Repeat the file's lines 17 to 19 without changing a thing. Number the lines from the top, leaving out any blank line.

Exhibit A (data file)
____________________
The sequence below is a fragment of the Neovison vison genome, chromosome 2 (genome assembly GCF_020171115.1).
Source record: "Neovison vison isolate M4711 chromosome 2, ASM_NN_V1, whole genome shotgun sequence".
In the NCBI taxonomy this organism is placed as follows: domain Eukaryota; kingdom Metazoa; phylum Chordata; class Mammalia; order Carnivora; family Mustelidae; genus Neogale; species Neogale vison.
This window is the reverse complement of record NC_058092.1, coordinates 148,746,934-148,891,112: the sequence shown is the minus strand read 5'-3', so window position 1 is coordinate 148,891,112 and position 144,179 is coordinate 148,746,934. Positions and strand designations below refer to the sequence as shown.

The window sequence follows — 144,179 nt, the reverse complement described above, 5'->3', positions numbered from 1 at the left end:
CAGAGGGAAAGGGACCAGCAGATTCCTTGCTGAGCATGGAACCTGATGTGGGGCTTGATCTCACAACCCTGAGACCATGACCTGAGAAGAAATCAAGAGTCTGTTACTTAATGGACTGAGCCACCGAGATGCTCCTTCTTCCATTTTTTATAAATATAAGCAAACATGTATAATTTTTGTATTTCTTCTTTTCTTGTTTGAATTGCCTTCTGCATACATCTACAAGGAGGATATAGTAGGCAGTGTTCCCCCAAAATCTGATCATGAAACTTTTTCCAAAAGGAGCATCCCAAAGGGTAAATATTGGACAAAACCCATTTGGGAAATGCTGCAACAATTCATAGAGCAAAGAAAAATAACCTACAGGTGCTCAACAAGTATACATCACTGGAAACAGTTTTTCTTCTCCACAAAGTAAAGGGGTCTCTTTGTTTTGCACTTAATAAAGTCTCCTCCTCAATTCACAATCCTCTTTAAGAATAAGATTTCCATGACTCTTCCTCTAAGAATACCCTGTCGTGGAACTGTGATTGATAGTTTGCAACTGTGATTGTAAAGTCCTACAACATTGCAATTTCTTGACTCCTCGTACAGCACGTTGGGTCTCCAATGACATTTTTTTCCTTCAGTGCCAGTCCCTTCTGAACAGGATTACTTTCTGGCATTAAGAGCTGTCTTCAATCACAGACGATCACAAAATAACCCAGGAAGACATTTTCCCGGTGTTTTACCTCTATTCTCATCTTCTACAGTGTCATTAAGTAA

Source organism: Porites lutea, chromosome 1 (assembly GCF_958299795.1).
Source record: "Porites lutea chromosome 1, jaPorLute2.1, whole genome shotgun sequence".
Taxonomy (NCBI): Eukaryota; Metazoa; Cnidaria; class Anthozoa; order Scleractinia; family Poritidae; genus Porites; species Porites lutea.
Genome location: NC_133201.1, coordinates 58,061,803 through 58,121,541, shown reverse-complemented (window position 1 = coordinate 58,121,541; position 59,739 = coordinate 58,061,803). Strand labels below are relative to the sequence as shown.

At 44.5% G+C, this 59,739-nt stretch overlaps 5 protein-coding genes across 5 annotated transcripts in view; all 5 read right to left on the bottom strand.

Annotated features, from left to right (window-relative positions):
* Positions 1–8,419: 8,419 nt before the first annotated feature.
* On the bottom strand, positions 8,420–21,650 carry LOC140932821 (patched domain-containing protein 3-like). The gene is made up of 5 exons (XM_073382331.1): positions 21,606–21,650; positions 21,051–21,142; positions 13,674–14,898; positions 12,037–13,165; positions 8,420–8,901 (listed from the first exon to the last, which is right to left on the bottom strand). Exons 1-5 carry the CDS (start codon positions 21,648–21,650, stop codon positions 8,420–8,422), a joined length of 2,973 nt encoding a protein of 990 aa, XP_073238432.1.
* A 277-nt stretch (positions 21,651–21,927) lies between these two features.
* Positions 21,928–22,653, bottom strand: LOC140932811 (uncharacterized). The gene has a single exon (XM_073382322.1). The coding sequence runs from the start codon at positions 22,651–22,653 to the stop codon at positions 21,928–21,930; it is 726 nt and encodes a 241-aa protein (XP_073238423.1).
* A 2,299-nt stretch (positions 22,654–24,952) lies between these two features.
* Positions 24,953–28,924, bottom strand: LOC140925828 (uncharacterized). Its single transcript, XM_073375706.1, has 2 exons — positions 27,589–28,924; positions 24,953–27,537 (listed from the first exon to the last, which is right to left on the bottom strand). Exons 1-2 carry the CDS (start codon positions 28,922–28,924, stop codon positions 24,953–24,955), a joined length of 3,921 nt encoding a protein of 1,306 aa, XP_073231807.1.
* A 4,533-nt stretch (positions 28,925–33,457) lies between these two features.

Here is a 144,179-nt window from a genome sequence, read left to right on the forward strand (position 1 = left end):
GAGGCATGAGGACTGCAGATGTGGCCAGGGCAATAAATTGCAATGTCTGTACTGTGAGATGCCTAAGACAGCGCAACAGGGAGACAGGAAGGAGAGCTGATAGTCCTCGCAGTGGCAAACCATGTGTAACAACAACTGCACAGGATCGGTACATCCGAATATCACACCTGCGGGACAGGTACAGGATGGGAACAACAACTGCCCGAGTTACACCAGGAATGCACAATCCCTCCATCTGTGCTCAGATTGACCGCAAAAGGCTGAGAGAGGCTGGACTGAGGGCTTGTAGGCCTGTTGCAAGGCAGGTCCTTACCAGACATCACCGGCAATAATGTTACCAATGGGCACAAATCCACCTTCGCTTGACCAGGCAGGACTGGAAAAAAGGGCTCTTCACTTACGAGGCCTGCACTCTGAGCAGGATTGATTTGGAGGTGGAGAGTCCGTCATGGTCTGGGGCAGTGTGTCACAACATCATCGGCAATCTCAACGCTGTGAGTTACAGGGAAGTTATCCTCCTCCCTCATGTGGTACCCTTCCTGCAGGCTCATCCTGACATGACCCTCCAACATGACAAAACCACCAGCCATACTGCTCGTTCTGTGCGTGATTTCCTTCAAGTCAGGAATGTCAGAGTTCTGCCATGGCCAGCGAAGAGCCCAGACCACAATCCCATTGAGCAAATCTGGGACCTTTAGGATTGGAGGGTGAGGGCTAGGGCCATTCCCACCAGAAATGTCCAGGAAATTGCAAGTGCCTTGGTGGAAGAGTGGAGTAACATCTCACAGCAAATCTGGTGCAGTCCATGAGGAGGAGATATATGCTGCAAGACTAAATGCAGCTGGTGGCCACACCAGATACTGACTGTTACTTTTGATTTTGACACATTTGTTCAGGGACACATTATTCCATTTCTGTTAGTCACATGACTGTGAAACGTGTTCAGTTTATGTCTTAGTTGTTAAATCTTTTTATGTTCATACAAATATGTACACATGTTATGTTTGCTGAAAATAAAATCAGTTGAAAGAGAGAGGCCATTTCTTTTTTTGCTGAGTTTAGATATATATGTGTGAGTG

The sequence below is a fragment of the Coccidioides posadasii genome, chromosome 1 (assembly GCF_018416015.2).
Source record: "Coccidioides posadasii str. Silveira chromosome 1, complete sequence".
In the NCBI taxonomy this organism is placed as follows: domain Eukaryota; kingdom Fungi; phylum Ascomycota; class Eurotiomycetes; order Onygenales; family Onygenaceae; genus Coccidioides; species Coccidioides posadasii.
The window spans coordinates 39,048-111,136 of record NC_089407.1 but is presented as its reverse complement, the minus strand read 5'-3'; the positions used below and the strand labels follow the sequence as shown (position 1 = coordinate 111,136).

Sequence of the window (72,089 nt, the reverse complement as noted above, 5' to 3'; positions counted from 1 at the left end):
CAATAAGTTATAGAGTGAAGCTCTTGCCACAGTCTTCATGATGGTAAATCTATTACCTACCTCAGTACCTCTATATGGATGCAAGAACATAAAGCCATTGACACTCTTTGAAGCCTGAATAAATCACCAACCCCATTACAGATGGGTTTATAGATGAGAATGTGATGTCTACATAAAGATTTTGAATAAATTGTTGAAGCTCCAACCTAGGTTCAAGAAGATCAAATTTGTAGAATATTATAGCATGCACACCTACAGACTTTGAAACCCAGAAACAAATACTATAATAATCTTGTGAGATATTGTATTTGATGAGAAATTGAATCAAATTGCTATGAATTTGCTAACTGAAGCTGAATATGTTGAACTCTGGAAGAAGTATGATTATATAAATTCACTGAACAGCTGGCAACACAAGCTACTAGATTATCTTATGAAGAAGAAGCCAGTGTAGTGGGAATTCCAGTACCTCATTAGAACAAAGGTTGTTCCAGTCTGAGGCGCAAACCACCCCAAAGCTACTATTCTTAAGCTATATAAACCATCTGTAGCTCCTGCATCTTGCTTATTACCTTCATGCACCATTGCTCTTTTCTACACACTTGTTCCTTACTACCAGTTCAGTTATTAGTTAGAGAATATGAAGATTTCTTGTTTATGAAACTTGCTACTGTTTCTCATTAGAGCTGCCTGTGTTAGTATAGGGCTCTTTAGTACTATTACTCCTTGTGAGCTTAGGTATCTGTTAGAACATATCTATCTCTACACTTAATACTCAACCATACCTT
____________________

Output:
* A 2,299-nt stretch (positions 22,654–24,952) lies between these two features.
* Positions 24,953–28,924, bottom strand: LOC140925828 (uncharacterized). Its single transcript, XM_073375706.1, has 2 exons — positions 27,589–28,924; positions 24,953–27,537 (listed from the first exon to the last, which is right to left on the bottom strand). Exons 1-2 carry the CDS (start codon positions 28,922–28,924, stop codon positions 24,953–24,955), a joined length of 3,921 nt encoding a protein of 1,306 aa, XP_073231807.1.
* A 4,533-nt stretch (positions 28,925–33,457) lies between these two features.